Compared with cisgender youth, transgender youth reported a twofold to threefold increased risk of depression, anxiety disorder, suicidal ideation, suicide attempt, self-harm without lethal intent, and both inpatient and outpatient mental health treatment (Reisner et al., 2015). Numbers related to suicidal ideation are particularly alarming. One recent literature review indicated that transgender people—and transgender youth in particular—disproportionately report suicidal ideation: 38% to 83% across the reviewed research (Testa, Jimenez, & Rankin, 2014).
Elevated odds can be explained by victimization experiences as well as other concurrent psychosocial challenges, according to an analysis of a national survey of adolescents (Ybarra et al., 2014). The authors of this study encourage professionals working with transgender youth to be mindful about the high rates of bullying and victimization among these youth and the potential overlap these experiences can have with negative psychosocial outcomes, such as suicidal ideation.
Even if they have the opportunity to go through hormone treatment and surgery, some young people are distressed by the mismatch between their body and their gender identity. Research in this area is complicated by the difficulties in separating the internal and environmental contributors to mental health challenges. It is well established that environmental factors such as rejection and negative treatment are associated with mental health challenges for these individuals (e.g., Nuttbrock et al., 2010; Toomey et al., 2010).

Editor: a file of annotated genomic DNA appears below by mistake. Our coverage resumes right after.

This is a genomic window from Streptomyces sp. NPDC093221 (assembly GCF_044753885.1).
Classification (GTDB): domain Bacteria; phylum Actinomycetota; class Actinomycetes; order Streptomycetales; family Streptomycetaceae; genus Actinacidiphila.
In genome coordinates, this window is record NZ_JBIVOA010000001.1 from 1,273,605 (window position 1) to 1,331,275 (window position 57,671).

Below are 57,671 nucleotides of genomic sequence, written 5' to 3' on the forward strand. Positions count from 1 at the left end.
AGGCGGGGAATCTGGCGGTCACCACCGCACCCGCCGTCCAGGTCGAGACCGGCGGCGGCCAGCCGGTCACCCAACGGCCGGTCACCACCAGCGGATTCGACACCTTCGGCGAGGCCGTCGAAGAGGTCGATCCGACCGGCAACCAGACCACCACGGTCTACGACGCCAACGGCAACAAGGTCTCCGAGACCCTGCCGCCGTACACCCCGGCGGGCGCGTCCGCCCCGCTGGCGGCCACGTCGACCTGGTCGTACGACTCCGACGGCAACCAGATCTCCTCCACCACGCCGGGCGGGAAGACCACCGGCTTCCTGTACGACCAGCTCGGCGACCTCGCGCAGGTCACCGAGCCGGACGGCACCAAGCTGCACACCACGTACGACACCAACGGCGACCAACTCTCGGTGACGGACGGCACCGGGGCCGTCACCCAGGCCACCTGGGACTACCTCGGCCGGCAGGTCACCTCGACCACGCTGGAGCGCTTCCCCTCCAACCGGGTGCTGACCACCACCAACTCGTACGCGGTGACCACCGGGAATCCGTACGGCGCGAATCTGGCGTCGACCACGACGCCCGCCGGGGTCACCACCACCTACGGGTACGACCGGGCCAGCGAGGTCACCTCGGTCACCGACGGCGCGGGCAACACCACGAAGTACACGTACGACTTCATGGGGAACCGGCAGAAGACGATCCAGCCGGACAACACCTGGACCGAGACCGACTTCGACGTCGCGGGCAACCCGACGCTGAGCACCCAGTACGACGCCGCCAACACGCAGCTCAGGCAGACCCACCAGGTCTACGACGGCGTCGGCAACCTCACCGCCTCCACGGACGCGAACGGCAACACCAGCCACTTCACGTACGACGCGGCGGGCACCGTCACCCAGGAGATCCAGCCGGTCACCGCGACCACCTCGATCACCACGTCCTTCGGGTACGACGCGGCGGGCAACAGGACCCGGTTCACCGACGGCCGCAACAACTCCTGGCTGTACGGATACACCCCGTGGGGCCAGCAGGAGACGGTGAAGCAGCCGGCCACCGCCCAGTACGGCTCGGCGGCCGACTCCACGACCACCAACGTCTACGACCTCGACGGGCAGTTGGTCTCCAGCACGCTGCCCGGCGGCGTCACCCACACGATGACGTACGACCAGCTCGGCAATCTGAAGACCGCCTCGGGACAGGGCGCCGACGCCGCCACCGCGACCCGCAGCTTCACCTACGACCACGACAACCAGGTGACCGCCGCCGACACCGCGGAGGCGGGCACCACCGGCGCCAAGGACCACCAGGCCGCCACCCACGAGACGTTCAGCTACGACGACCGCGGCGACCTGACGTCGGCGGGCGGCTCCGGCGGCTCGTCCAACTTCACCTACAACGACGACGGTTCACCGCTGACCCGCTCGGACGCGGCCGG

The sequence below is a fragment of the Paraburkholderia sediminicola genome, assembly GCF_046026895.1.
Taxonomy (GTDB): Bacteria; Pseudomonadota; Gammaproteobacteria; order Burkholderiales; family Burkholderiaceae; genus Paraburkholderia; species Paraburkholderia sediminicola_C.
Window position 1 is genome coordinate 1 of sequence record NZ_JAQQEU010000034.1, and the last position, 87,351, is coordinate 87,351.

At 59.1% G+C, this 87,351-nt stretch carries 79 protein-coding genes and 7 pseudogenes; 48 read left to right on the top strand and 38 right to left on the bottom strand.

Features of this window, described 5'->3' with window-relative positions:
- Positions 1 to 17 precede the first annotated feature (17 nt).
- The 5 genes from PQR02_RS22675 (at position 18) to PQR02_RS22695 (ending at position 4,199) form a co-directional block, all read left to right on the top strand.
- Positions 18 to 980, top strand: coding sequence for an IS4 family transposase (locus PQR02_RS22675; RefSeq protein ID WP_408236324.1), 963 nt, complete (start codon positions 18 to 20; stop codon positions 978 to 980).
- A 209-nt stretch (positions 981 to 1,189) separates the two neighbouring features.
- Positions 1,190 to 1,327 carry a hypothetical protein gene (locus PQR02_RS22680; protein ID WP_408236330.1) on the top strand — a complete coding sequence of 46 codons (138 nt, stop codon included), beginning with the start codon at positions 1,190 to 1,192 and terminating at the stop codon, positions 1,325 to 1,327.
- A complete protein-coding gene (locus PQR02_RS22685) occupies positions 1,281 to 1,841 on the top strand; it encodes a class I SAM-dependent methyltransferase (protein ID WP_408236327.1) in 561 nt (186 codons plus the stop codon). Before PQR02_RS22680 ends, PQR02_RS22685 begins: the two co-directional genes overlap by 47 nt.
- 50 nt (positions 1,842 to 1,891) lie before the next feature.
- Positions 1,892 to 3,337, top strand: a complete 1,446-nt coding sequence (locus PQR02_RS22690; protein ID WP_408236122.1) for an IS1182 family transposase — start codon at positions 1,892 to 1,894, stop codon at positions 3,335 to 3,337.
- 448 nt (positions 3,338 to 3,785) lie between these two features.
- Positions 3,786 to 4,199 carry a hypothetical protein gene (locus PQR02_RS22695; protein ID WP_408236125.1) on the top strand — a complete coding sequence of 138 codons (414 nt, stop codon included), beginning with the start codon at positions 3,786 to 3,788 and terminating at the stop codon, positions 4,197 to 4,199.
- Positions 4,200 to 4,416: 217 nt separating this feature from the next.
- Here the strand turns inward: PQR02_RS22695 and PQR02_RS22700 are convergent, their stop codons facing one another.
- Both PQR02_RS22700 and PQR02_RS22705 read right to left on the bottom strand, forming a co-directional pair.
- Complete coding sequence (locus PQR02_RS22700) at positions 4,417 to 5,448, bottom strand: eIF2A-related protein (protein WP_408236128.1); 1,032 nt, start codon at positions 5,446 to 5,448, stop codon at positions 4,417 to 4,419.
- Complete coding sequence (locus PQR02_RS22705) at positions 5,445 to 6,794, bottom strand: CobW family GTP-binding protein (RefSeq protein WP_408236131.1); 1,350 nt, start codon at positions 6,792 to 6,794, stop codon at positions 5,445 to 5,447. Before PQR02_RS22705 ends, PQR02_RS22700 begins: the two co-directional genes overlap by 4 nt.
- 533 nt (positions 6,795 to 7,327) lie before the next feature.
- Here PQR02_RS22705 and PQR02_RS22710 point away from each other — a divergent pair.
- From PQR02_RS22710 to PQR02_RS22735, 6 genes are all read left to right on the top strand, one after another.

A small but growing body of research examining resilience among transgender teens points clearly to the importance of connection and engagement in schools and families. Factors leading to resilience and more positive mental health outcomes include:
- Pride and participation in a transgender community where youth can gain valuable social support to address minority stress while also developing a more positive concept of what it means to be a transgender person (Testa, 2015).
- Ability to express their gender in an authentic manner (Ryan et al., 2009).
- Family support as measured by the family subscale of the Multidimensional Scale of Perceived Social Support (Simons, Schrager, Clark, Belzer, & Olson, 2013).
The Impact of Medical Treatment
For teenagers who want to medically transition, access to treatment such as puberty blockers or cross-gender hormones has resulted in reduced anxiety and depression. Transgender people who receive puberty suppression in adolescence show a marked improvement in psychological functioning, according to a longitudinal study from the VU Medical Center of Amsterdam. While the original cohort had elevated levels of anxiety, stress, and related mental health issues prior to treatment, posttreatment their mental health indicators were indistinguishable from a control group of nontransgender young people (de Vries, McGuire, Steensma, Wagenaar, Doreleijers, & Cohen-Kettenis, 2014). A study in Los Angeles showed similar results for teenagers who received puberty blockers or cross-gender hormones (Report from the Endocrine Society’s 2015 Annual Meeting).